How about knitting striped sleeves two at a time? That’s four balls of yarn perpetually turning on your lap like a vortex.
I have come up with a way to lower the crazy a notch or two: tucking each non-working ball into its sleeve until needed.
This is for those of us who’ve discovered the ease of magic loop and the speed of two at a time and refuse to lose a touch of either speed or ease as we hurtle through the queue.
Anyway, I have another aspect of the dark underbelly of the knitting community to reveal. I’m warning you, it’s not pretty…
These are my unwoven ends on Sothern. While achieving maximum speed and ease in knitting fair isle I saved all of my end weaving for the end. I also saved money by using stashed fingering weight yarn for the yellow. The fact that it had to be tripled then wound into a ball wasn’t about to stop me. I looked really smart with all of those ends and a gigantic ball of yellow yarn hanging from my sweater for a couple of months. Really smart.
After finishing my first sleeve, it just seemed too short. I had checked my gauge periodically and knew it was a bit off, but this was a big difference. So I wove in ends and blocked it to smooth it out. I probably gained 3 inches by doing that. Mind you, most of that length was already there, just wrinkled up in all of the fair isle floats, etc. See my late night relief photo, below.
Once I was sure the entire sweater would be long enough, I decided to amend my hasty sloppiness and weave in every end before starting the second sleeve. From that point forward, I have been weaving in the ends as I go because the number 6 is so much less intimidating than the number 666.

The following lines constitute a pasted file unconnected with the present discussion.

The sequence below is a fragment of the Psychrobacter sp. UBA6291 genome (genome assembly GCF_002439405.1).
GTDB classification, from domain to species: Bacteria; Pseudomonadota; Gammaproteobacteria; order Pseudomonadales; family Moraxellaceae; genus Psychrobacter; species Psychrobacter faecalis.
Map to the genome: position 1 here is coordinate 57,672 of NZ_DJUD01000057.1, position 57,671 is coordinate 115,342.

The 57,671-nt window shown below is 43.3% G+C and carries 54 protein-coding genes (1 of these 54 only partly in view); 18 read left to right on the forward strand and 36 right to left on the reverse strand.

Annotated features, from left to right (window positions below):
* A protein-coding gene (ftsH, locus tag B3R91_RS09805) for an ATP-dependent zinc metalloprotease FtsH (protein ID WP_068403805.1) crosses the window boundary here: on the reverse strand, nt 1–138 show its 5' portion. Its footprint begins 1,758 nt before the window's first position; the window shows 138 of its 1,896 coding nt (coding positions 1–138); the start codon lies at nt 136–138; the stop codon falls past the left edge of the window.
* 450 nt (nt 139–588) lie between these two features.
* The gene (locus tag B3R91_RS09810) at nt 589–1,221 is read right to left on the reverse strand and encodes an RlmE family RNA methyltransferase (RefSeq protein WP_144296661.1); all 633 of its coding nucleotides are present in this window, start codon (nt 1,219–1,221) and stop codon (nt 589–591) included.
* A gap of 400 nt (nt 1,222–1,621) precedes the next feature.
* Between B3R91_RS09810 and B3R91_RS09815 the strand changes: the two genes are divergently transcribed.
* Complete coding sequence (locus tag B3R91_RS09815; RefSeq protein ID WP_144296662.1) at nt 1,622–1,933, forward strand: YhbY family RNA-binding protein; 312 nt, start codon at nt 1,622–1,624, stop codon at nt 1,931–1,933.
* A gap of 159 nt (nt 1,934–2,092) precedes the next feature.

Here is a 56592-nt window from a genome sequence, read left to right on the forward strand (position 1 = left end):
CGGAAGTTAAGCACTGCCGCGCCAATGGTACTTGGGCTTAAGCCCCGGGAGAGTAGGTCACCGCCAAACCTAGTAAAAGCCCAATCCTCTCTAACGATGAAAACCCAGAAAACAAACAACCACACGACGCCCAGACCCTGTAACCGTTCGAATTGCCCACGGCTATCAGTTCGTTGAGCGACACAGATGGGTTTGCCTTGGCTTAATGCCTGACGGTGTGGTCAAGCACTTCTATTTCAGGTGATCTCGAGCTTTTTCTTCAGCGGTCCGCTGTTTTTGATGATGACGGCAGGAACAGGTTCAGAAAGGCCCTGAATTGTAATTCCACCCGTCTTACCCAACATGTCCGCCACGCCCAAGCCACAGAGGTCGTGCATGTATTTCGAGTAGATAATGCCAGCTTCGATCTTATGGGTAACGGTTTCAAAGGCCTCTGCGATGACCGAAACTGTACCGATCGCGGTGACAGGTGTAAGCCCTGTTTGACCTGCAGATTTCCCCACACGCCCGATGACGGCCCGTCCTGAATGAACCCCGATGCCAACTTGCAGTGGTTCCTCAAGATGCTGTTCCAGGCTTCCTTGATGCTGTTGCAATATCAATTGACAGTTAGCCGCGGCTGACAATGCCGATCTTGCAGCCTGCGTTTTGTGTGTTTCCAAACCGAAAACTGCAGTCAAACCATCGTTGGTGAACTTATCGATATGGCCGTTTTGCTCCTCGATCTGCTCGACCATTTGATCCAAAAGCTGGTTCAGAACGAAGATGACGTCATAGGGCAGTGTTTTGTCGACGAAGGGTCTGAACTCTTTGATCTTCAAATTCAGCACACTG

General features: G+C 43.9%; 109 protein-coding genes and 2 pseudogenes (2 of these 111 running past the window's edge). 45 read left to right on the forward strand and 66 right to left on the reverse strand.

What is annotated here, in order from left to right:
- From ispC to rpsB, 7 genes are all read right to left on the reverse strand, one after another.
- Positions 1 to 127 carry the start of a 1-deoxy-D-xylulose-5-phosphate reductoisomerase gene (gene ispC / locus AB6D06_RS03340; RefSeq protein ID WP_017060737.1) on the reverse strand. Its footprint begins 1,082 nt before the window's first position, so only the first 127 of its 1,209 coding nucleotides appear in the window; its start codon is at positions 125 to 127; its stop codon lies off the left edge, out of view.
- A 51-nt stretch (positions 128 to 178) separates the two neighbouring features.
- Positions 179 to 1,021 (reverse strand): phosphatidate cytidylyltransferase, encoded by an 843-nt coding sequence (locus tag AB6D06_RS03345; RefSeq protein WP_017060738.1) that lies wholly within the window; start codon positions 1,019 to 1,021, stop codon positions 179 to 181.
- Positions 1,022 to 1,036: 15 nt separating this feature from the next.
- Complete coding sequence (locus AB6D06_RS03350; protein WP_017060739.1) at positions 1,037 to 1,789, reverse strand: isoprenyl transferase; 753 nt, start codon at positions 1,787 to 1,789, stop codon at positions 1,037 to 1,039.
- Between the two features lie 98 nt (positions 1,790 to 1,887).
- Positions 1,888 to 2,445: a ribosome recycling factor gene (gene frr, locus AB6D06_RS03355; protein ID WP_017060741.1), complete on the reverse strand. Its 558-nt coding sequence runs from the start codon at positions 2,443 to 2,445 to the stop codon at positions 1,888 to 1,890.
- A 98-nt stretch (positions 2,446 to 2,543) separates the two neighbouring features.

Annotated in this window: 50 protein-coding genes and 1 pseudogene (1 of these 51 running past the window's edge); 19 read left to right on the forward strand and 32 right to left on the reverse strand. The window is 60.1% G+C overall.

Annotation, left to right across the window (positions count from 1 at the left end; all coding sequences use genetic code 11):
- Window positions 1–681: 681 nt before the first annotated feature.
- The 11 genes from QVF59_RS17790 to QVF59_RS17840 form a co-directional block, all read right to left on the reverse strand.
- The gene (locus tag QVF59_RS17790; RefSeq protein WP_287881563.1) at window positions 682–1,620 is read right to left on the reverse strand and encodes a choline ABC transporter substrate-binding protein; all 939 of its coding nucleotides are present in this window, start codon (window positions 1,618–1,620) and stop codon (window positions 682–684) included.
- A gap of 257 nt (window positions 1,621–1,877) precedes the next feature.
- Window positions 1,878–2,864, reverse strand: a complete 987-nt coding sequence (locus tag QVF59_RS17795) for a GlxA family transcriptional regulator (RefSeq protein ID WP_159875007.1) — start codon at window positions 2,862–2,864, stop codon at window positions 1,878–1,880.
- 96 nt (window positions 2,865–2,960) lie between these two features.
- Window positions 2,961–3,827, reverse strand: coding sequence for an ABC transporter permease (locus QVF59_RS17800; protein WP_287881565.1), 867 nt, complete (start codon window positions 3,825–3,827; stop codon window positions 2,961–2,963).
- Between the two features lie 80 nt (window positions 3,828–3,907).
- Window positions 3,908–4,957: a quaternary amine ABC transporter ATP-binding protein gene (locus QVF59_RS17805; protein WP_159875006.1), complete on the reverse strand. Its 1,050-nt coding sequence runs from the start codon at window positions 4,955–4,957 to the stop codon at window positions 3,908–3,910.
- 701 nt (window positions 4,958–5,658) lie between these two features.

I had some ideas for how I would handle things if my sleeves were too short, none of which involved violence, but they weren’t my preference. I’m so glad they weren’t necessary. This was definitely a case of Trust the Pattern!
This was probably my most challenging knit of the year, but not because it was a complicated pattern. It could be the fact that my working on it was interrupted with Christmas gifts and a home project I ‘ll be writing about soon. Or maybe it was just the amount of space I seem to take up when I do fair isle. Seriously, I should list the whole sofa as one of my notions on my projects page.
Most likely, it was some heavy thoughts that have been brewing inside of me, making it hard for me to concentrate. As I “worked these thoughts out” while knitting on the fair isle, I found the project and the solutions to these difficulties becoming synonymous in my mind. Knitting, like running, is very analogous to me. I think, “If I can do this (complete a certain project), then I can also do that (a certain emotional task).” I’m not the only person to do that. Read Paul. So saying, “I finished this fair isle beauty!” reminds me that I can survive other hard tasks, too. I found myself putting off lots of things until the sweater, and the issues I’m facing, were worked out. So the fact that I have basically finished this project gives me confidence I can solve or handle any other difficulties that arise.
When that last sleeve was bound off and all of the sweater blocking across our dinner table, I felt like I could run a marathon. I was really thinking big. Things like: “Now I can walk the dog again, my sweater is finished…” or “With the sweater finished, I can start brushing my hair again… ” and “Want some wine, the sweater is finished?”
I guess this post ends with something neat after all. I don’t want to speak too soon, but I’m pretty proud of how it’s turned out. There’s a post about styling this knit by the designer on the Holla Knits blog. It has nice photos not taken on an old towel across my table. Check it out. I can’t believe I’m about to have one of these for my very own.